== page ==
International Scholarly Research Notices

International Scholarly Research Notices / 2012 / Article

Research Article | Open Access

Volume 2012 |Article ID 547942 | 6 pages |

Studies on the Cytotoxic Activities of Punica granatum L. var. spinosa (Apple Punice) Extract on Prostate Cell Line by Induction of Apoptosis

Academic Editor: H. R. Pezza
Received20 Oct 2012
Accepted14 Nov 2012
Published17 Dec 2012


The Punica granatum L. var. granatum (pomegranate) has been demonstrated to exert antitumor effects on various types of cancer cells. The present study aimed to evaluate the medicinal herbs Punica granatum L. var. spinosa (apple punice) that are native to Iran. This study was determined to test the possible cytotoxic activity and induction of apoptosis on human prostate cell lines. The effect of ethanol extracts of the herbs on the inhibition of cell proliferation was assessed by MTT colorimetric assay. PC3 cell lines treated with the extracts were analyzed for the induction of apoptosis by cell death detection (ELISA) and TUNEL assay. Dye exclusion analysis was performed for viability rate. Our results demonstrated that the Punica granatum L. var. spinosa extract dose dependently suppressed the proliferation of PC3 cells (IC50= 250.21 μg/mL) when compared with a chemotherapeutic anticancer drug (Toxol) (Vesper Pharmaceuticals) with increased nucleosome production from apoptotic cells. The Punica granatum L. var. spinosa extract attenuated the human prostate cell proliferation in vitro possibly by inducing apoptosis. The Punica granatum L. var. spinosa is likely to be valuable for the treatment of some forms of human prostate cell line.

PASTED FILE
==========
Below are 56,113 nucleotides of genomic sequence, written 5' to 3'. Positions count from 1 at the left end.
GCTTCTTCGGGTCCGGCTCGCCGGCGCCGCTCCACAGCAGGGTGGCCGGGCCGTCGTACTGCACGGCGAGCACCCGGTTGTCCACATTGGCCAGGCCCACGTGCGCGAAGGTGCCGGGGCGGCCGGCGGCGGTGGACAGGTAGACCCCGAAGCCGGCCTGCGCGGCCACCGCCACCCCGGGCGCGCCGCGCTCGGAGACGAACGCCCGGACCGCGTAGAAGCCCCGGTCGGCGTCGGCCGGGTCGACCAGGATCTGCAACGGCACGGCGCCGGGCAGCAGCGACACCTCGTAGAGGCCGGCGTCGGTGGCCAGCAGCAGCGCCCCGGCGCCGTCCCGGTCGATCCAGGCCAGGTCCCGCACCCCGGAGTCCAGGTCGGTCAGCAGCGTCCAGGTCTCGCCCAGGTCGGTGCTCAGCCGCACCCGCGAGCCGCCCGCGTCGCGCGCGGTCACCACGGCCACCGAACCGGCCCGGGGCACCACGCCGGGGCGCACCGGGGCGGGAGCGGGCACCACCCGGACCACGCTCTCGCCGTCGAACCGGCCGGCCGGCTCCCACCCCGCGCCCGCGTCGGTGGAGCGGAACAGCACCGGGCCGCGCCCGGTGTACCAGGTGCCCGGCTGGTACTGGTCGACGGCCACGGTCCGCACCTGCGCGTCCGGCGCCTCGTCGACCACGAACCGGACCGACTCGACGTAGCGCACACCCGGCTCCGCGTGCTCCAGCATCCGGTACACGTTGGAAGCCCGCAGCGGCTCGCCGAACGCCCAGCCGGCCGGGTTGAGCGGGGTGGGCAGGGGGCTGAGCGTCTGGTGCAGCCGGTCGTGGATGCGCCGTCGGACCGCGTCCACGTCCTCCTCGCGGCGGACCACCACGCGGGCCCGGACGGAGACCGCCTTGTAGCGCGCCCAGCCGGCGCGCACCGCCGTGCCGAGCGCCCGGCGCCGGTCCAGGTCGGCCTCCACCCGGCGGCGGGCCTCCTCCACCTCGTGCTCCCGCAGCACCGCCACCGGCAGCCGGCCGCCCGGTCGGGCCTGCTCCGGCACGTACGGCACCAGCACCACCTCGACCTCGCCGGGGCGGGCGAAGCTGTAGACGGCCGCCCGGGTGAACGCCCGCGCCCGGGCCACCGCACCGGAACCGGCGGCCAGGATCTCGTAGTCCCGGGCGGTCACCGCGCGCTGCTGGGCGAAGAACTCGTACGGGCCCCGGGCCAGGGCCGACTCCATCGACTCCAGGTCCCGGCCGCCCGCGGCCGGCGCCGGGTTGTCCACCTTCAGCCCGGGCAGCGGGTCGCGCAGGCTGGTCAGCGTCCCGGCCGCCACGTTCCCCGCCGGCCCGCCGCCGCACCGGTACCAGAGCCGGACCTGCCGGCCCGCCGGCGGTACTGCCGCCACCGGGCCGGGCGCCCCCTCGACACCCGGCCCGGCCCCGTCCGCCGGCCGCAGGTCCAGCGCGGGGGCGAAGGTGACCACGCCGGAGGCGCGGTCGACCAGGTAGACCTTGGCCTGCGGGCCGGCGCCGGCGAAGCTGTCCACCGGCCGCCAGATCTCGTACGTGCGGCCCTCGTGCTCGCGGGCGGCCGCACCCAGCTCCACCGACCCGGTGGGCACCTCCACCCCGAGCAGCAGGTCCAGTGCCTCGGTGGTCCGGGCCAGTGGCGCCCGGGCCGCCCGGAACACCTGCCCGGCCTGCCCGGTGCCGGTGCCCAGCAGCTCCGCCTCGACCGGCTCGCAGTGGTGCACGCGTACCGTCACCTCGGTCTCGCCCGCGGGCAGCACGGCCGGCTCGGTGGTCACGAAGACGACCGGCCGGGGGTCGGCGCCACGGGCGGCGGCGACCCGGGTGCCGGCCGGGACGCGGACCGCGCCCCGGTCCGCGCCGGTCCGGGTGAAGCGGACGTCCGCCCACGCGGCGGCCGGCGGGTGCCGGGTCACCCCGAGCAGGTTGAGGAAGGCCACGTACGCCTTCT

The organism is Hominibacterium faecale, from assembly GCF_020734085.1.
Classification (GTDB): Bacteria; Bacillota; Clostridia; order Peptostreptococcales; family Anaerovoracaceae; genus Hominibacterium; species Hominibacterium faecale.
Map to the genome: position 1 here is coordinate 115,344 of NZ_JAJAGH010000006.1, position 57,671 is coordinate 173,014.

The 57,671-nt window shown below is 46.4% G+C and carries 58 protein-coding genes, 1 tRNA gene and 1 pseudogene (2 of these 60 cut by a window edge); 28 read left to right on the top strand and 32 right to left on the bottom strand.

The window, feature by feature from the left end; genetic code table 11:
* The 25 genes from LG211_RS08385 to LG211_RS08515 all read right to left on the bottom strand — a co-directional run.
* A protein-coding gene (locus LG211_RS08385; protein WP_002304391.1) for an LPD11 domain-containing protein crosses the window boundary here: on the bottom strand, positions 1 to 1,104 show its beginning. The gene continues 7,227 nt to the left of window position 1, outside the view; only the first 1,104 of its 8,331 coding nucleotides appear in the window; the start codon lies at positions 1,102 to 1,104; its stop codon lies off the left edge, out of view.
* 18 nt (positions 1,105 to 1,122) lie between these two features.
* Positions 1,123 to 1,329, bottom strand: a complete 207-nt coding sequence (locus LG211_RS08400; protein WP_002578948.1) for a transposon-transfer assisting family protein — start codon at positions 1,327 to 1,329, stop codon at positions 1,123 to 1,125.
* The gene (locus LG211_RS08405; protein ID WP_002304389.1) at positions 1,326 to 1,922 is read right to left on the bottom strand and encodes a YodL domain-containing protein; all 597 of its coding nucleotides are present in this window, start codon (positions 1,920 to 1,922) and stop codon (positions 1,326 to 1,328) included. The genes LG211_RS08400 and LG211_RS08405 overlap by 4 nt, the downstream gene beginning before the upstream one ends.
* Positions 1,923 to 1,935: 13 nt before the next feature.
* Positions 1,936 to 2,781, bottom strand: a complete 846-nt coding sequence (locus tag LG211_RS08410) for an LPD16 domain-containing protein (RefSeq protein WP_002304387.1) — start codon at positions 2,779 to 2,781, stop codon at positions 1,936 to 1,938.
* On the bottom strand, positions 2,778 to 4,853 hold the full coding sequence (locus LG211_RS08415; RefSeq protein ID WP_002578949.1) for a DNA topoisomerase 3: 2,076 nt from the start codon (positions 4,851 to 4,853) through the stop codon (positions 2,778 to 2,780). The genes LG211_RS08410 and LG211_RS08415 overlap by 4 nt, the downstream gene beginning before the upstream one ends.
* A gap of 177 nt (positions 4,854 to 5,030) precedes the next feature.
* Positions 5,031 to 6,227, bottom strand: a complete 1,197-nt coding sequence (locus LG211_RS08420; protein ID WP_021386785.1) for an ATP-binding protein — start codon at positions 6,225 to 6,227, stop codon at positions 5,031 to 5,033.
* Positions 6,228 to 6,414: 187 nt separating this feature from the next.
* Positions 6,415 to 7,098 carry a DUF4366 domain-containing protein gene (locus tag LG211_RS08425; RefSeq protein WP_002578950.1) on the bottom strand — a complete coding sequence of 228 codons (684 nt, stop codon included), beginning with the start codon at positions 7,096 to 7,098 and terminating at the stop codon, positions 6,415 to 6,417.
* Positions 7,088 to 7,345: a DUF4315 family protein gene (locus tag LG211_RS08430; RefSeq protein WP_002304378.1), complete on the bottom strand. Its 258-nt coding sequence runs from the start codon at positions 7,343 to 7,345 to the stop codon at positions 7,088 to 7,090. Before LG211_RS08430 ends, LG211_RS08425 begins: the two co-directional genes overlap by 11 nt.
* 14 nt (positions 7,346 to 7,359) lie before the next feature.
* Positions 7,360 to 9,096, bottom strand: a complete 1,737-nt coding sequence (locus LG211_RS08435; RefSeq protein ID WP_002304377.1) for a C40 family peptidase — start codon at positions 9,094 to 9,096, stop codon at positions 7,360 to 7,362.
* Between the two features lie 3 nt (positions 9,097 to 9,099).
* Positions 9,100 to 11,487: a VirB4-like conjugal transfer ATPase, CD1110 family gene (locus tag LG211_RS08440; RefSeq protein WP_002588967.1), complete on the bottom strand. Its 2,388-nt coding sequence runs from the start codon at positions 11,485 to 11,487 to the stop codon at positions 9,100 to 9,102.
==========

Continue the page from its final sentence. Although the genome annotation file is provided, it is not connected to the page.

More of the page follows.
1. Introduction

Apoptosis (programmed cell death) is a physiological mechanism of cell death. During apoptosis, there is a rapid reduction in the cellular volume followed by chromatin condensation, associated with characteristic internucleosomal DNA cleavage. This results in the production of nucleosomes of DNA fragments complexes with core histones, which are distinct multiples of an 180–200 bp subunit [1]. Cancer is one of the major causes of mortality throughout the world. World Health Organization statistics have estimated that cancer will cause 83.2 million deaths between 2005 and 2015 if the recommended measures are not respected. In 2007, cancer was the cause of 7.9 million deaths, which is 13% of world mortality. Among males in the third world countries, prostate cancer is the second-leading cause of cancer-related death [2]. Cancer is a disease that is characterized by too little apoptosis. Under normal circumstances damaged cells will undergo apoptosis, but in the case of cancer cells mutations may have occurred that prevent cells from undergoing apoptosis. Understanding apoptosis regulation is a main concern in the development of chemotherapeutic anticancer drugs on malignant cells [3, 4]. Traditionally, many extracts from roots, stems, and fruits have been used for maintaining health, enhancing overall immune status, and prevention and treatment of chronic diseases, and the modulation and treatment of different diseases [5].